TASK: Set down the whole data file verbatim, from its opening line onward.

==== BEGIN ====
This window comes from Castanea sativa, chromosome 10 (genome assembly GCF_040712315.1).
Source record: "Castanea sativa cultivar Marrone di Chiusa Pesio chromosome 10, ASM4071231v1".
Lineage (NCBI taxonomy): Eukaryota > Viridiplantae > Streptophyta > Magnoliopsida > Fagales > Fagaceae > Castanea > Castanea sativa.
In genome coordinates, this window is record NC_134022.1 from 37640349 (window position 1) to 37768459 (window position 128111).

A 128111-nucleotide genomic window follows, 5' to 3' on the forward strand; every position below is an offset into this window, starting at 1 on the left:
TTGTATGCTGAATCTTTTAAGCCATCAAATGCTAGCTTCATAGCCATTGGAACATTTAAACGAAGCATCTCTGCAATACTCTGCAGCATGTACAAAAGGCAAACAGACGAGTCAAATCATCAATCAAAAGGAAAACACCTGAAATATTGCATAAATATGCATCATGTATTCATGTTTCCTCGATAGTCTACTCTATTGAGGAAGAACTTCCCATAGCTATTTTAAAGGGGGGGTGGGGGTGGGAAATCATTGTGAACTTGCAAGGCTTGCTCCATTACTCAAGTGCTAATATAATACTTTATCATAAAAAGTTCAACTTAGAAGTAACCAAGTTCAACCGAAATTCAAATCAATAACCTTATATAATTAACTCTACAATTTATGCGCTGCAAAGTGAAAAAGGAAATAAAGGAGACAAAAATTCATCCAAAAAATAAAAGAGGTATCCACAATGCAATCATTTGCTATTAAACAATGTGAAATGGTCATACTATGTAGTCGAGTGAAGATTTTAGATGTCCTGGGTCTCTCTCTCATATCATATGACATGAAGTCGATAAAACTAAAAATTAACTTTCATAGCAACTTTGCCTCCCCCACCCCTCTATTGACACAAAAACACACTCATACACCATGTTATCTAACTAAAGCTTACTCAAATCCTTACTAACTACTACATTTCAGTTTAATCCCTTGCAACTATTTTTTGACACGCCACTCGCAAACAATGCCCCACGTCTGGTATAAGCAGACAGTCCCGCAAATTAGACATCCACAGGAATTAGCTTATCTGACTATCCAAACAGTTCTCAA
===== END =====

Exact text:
This window comes from Castanea sativa, chromosome 10 (genome assembly GCF_040712315.1).
Source record: "Castanea sativa cultivar Marrone di Chiusa Pesio chromosome 10, ASM4071231v1".
Lineage (NCBI taxonomy): Eukaryota > Viridiplantae > Streptophyta > Magnoliopsida > Fagales > Fagaceae > Castanea > Castanea sativa.
In genome coordinates, this window is record NC_134022.1 from 37640349 (window position 1) to 37768459 (window position 128111).

A 128111-nucleotide genomic window follows, 5' to 3' on the forward strand; every position below is an offset into this window, starting at 1 on the left:
TTGTATGCTGAATCTTTTAAGCCATCAAATGCTAGCTTCATAGCCATTGGAACATTTAAACGAAGCATCTCTGCAATACTCTGCAGCATGTACAAAAGGCAAACAGACGAGTCAAATCATCAATCAAAAGGAAAACACCTGAAATATTGCATAAATATGCATCATGTATTCATGTTTCCTCGATAGTCTACTCTATTGAGGAAGAACTTCCCATAGCTATTTTAAAGGGGGGGTGGGGGTGGGAAATCATTGTGAACTTGCAAGGCTTGCTCCATTACTCAAGTGCTAATATAATACTTTATCATAAAAAGTTCAACTTAGAAGTAACCAAGTTCAACCGAAATTCAAATCAATAACCTTATATAATTAACTCTACAATTTATGCGCTGCAAAGTGAAAAAGGAAATAAAGGAGACAAAAATTCATCCAAAAAATAAAAGAGGTATCCACAATGCAATCATTTGCTATTAAACAATGTGAAATGGTCATACTATGTAGTCGAGTGAAGATTTTAGATGTCCTGGGTCTCTCTCTCATATCATATGACATGAAGTCGATAAAACTAAAAATTAACTTTCATAGCAACTTTGCCTCCCCCACCCCTCTATTGACACAAAAACACACTCATACACCATGTTATCTAACTAAAGCTTACTCAAATCCTTACTAACTACTACATTTCAGTTTAATCCCTTGCAACTATTTTTTGACACGCCACTCGCAAACAATGCCCCACGTCTGGTATAAGCAGACAGTCCCGCAAATTAGACATCCACAGGAATTAGCTTATCTGACTATCCAAACAGTTCTCAA